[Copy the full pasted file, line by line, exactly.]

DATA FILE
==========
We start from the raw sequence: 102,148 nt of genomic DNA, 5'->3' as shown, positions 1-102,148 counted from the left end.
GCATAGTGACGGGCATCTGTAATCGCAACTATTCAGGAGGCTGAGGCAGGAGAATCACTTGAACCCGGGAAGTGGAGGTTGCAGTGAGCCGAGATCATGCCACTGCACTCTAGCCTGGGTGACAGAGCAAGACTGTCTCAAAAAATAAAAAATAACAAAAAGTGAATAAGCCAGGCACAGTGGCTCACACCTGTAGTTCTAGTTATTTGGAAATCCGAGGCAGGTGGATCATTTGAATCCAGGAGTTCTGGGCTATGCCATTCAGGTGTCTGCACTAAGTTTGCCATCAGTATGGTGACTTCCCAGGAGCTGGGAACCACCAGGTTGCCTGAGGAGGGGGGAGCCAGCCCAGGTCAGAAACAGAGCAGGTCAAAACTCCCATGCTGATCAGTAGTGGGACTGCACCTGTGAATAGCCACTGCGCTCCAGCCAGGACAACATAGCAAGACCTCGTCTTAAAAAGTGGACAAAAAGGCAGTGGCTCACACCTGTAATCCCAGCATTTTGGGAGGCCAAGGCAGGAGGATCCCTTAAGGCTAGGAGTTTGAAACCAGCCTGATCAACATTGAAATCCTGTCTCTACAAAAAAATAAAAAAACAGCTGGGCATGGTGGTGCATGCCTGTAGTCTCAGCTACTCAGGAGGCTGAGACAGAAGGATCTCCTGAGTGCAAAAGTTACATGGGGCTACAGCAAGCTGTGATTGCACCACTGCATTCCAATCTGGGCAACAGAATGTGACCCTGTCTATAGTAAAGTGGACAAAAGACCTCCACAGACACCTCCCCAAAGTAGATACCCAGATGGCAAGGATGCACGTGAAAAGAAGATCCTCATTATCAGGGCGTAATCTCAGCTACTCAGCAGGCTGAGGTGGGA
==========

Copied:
We start from the raw sequence: 102,148 nt of genomic DNA, 5'->3' as shown, positions 1-102,148 counted from the left end.
GCATAGTGACGGGCATCTGTAATCGCAACTATTCAGGAGGCTGAGGCAGGAGAATCACTTGAACCCGGGAAGTGGAGGTTGCAGTGAGCCGAGATCATGCCACTGCACTCTAGCCTGGGTGACAGAGCAAGACTGTCTCAAAAAATAAAAAATAACAAAAAGTGAATAAGCCAGGCACAGTGGCTCACACCTGTAGTTCTAGTTATTTGGAAATCCGAGGCAGGTGGATCATTTGAATCCAGGAGTTCTGGGCTATGCCATTCAGGTGTCTGCACTAAGTTTGCCATCAGTATGGTGACTTCCCAGGAGCTGGGAACCACCAGGTTGCCTGAGGAGGGGGGAGCCAGCCCAGGTCAGAAACAGAGCAGGTCAAAACTCCCATGCTGATCAGTAGTGGGACTGCACCTGTGAATAGCCACTGCGCTCCAGCCAGGACAACATAGCAAGACCTCGTCTTAAAAAGTGGACAAAAAGGCAGTGGCTCACACCTGTAATCCCAGCATTTTGGGAGGCCAAGGCAGGAGGATCCCTTAAGGCTAGGAGTTTGAAACCAGCCTGATCAACATTGAAATCCTGTCTCTACAAAAAAATAAAAAAACAGCTGGGCATGGTGGTGCATGCCTGTAGTCTCAGCTACTCAGGAGGCTGAGACAGAAGGATCTCCTGAGTGCAAAAGTTACATGGGGCTACAGCAAGCTGTGATTGCACCACTGCATTCCAATCTGGGCAACAGAATGTGACCCTGTCTATAGTAAAGTGGACAAAAGACCTCCACAGACACCTCCCCAAAGTAGATACCCAGATGGCAAGGATGCACGTGAAAAGAAGATCCTCATTATCAGGGCGTAATCTCAGCTACTCAGCAGGCTGAGGTGGGA